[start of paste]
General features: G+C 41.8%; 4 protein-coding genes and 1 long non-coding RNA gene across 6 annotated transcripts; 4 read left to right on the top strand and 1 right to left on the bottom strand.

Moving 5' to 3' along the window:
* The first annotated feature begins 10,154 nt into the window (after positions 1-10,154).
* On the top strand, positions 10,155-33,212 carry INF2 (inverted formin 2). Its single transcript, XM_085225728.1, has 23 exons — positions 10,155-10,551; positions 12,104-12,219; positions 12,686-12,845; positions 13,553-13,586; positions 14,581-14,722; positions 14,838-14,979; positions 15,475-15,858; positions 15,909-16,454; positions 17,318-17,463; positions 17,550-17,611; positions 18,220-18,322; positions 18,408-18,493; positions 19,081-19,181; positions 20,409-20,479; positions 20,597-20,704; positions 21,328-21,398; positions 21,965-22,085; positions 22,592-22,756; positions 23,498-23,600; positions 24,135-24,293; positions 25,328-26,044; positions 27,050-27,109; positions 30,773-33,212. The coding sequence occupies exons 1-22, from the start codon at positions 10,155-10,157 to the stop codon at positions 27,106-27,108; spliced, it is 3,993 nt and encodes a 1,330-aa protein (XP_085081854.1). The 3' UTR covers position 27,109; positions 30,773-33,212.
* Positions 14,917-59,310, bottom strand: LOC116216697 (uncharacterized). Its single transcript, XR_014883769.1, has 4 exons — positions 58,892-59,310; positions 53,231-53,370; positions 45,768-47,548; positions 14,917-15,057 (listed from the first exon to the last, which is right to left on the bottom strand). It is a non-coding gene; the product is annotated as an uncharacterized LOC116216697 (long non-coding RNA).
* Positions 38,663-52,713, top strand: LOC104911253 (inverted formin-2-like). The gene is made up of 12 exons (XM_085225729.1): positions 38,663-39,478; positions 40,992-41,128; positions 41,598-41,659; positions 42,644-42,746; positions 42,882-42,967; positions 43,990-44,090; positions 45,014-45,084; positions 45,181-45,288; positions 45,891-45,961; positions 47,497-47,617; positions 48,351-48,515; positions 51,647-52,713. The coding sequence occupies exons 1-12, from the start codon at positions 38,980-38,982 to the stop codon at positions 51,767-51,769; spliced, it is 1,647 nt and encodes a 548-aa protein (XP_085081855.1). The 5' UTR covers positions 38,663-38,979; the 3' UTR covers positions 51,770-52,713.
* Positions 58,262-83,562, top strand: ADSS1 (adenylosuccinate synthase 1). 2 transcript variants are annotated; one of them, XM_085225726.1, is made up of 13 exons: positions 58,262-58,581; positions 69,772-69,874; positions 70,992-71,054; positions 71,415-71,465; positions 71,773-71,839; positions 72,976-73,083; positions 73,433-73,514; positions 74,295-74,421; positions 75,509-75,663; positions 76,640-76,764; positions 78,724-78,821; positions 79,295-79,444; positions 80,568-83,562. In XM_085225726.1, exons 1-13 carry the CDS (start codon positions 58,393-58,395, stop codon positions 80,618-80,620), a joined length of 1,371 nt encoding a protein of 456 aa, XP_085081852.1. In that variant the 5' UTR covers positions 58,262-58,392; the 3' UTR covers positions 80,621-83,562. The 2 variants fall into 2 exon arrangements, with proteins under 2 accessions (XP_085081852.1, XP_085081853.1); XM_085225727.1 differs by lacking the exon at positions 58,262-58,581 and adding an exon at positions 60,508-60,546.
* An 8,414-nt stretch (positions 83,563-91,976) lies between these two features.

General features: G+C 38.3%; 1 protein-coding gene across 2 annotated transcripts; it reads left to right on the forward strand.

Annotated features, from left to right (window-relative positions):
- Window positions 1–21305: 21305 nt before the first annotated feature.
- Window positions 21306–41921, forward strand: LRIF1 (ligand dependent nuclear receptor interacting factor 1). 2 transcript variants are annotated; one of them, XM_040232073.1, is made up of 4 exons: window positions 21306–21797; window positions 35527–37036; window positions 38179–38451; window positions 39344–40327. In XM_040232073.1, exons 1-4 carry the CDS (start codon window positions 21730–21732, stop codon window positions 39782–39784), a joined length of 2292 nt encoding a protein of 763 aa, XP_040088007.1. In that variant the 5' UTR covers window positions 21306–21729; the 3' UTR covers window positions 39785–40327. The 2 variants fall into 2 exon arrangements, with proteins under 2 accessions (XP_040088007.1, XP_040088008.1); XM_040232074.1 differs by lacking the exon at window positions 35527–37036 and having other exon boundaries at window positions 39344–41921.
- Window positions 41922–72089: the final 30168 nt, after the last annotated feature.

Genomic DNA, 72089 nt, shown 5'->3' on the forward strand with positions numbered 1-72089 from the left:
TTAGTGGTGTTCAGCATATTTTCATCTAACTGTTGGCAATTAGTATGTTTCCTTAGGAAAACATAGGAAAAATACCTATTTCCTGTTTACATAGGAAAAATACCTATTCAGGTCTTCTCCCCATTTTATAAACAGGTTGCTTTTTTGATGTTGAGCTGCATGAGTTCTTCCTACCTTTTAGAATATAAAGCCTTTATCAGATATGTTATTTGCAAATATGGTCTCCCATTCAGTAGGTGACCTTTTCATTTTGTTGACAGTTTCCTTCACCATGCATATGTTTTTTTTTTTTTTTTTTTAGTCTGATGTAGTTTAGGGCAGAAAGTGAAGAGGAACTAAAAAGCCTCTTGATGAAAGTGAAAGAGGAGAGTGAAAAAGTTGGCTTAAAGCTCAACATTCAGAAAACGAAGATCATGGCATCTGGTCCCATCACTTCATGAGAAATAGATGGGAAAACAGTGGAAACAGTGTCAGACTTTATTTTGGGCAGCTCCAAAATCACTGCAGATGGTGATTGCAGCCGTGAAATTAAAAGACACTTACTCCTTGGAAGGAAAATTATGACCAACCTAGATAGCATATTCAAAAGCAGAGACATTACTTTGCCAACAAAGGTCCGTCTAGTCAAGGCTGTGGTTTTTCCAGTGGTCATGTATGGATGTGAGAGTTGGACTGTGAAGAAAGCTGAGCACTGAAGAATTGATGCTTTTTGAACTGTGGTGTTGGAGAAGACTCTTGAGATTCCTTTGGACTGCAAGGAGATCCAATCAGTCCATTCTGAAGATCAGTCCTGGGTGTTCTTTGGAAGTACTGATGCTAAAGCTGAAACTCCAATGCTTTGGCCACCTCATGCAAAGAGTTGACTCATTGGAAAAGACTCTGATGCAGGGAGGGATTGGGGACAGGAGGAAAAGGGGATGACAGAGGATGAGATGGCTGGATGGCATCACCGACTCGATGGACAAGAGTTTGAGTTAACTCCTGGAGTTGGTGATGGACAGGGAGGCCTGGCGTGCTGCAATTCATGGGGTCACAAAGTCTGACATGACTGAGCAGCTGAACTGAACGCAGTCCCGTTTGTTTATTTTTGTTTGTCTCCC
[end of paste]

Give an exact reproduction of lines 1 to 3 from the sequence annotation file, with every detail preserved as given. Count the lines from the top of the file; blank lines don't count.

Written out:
General features: G+C 41.8%; 4 protein-coding genes and 1 long non-coding RNA gene across 6 annotated transcripts; 4 read left to right on the top strand and 1 right to left on the bottom strand.

Moving 5' to 3' along the window:
* The first annotated feature begins 10,154 nt into the window (after positions 1-10,154).